Biden Admits U.S. Military Running ‘Low’ on Munitions to Give Ukraine

biden tanks
iStock, SERGEI SUPINSKY/AFP via Getty Images

President Joe Biden during a recent interview admitted that the United States military was running low on ammunition for Ukraine.

Biden said during an interview Friday with CNN’s Fareed Zakaria on why he decided to green-light giving Ukrainian forces cluster bombs, despite disagreement among allies:

This is a war relating to munitions. And they’re running out of that ammunition, and we’re low on it… . And so, what I finally did, I took the recommendation of the Defense Department to – not permanently – but to allow for this transition period, while we get more 155 weapons, these shells, for the Ukrainians.

The U.S. has sent billions in military equipment to Ukraine, under what is referred to as “presidential drawdown authority,” which allows the U.S. military to transfer its equipment to other nations’ forces.

The Pentagon has insisted that it would not affect U.S. military readiness and that the equipment is coming from excess supplies. However, the controversial decision to send cluster bombs to Ukraine reveals exactly how threadbare those excess supplies are running to support a war that has been fought mostly with artillery.

The Biden administration has painted the decision to send cluster bombs as only temporary, until it can produce enough 155 mm artillery rounds for Ukraine, which the U.S. has been struggling to do since it began supporting Ukraine in its war with Russia beginning February 2022.

“This decision will ensure we can sustain our support for Ukraine by bridging us to a point where we are producing sufficient artillery ammunition on a monthly basis across the coalition,” the Pentagon’s top policy official Colin Kahl said during a briefing Thursday.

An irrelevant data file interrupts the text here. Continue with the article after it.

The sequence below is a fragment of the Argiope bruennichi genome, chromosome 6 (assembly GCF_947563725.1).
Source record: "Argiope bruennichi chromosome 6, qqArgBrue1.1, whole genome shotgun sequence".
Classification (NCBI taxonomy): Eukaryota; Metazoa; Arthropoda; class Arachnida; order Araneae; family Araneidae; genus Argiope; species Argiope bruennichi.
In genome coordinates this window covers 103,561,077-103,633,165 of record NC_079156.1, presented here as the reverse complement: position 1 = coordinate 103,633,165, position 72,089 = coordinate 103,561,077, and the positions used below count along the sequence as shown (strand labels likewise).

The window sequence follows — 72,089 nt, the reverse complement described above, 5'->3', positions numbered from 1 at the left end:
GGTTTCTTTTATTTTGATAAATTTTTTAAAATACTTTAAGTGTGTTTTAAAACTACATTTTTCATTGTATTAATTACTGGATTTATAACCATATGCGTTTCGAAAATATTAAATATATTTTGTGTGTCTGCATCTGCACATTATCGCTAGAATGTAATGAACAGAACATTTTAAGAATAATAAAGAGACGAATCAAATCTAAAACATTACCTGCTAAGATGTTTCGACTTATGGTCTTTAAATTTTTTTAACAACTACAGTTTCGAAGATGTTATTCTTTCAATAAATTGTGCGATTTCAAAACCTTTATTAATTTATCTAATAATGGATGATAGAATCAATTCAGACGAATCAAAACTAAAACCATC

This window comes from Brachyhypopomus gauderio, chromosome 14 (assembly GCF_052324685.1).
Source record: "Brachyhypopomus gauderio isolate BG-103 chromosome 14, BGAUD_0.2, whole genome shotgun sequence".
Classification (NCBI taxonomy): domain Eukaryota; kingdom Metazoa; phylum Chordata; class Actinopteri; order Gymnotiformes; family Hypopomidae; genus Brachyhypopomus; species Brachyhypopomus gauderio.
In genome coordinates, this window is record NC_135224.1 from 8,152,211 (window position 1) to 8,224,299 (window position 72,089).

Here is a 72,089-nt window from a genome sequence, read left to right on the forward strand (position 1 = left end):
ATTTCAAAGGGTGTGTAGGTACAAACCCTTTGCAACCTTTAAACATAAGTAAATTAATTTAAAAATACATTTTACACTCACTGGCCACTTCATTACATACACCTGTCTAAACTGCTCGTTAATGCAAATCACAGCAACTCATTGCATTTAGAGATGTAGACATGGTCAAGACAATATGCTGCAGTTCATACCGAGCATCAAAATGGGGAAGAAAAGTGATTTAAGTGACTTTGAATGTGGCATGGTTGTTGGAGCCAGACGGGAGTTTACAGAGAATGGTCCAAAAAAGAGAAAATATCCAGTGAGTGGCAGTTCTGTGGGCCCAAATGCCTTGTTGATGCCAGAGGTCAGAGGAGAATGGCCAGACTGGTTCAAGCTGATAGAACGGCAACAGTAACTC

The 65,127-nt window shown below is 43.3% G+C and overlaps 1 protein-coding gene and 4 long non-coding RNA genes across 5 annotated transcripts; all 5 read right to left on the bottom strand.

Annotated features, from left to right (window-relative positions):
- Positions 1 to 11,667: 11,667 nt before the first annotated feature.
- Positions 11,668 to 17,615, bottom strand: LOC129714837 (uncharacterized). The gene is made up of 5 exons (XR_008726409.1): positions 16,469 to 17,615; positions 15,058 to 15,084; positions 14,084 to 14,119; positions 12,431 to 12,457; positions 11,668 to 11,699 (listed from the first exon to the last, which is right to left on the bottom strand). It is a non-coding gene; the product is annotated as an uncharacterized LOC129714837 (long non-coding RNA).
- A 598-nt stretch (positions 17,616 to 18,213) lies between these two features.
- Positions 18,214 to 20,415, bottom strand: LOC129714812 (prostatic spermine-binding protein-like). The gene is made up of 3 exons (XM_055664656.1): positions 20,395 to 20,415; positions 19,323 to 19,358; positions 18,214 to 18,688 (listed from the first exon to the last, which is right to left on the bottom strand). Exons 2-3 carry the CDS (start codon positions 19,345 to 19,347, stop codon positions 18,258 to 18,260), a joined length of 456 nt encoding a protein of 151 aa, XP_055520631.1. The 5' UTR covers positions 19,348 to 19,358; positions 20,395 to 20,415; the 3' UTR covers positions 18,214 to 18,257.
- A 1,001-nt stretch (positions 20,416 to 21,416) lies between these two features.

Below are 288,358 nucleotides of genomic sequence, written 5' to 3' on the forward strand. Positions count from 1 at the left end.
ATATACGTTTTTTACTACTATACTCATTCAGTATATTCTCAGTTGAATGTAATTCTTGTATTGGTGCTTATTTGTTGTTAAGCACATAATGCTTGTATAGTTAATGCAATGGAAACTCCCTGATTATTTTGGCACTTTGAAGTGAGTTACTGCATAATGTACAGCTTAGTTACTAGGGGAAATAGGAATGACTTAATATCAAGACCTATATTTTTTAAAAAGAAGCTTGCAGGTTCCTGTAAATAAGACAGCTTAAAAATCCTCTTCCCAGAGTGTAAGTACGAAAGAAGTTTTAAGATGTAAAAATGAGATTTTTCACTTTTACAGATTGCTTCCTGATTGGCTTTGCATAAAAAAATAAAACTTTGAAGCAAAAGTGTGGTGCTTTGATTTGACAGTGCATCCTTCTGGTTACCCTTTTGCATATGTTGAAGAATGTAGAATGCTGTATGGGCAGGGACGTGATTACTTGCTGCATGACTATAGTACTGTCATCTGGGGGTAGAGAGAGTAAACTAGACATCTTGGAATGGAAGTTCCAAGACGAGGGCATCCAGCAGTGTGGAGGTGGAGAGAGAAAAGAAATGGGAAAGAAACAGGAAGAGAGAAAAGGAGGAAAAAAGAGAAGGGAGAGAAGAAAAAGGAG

More than 100 countries have banned the use of cluster bombs under the Convention on Cluster Munitions, although the U.S. and Ukraine are not signatories.

Biden during the interview said he believed the Ukrainians needed the bombs to keep the Ukrainians’ so-called counteroffensive going.

“The main thing is they either have the weapons to stop the Russians now – keep them from stopping the Ukrainian offensive through these areas – or they don’t. And I think they needed them,” he said.

Defense officials have not given an exact number as to how many bombs they are sending –only saying “hundreds of thousands.”

Kahl argued that Ukraine’s use of cluster bombs were justified, whereas Russian use of them was not.

“Russia has been using cluster munitions indiscriminately since the start of this war in order to attack Ukraine. By contrast, Ukraine is seeking [them] in order to defend its own sovereign territory,” he said.

He argued the ones that Russia was using had a higher dud rate, which would cause more collateral damage. He argued the ones that the U.S. were sending to Ukraine had a lower dude rate, and that Ukraine has assured the U.S. they would not use them indiscriminately.

“They will be reporting their usage back to us, and so we can always make judgments later if we feel like those assurances are not being met. But I’m confident that the Ukrainians will be true to their word,” he argued.

He said the U.S. would continue “coaching and mentoring” Ukrainian forces on using them.

FILE – Pallets of 155 mm shells ultimately bound for Ukraine are loaded by the 436th Aerial Port Squadron, Friday, April 29, 2022, at Dover Air Force Base, Delaware.  (Alex Brandon, File/AP)

“I’ll also say that like with every system that we provide the Ukrainians, there will be not just training, but kind of coaching and mentoring associated with this,” he said.

“And I think one of the reasons why the Ukrainians have been so effective in employing the artillery they have had, regardless of system, is that they’ve received some coaching and mentoring from the United States about the best deployment of that, and so we’ll continue to do that.”

Meanwhile, the decision to send cluster bombs to Ukraine has met resistance in Congress from Democrats and some Republicans.

Rep. Matt Gaetz (R-FL) announced on Twitter that he would co-sponsor legislation by Rep. Sara Jacobs (D-CA) to stop the administration from sending the cluster bombs.

“These cluster bombs will not end the war in Ukraine and will not build a more stable country,” he tweeted.


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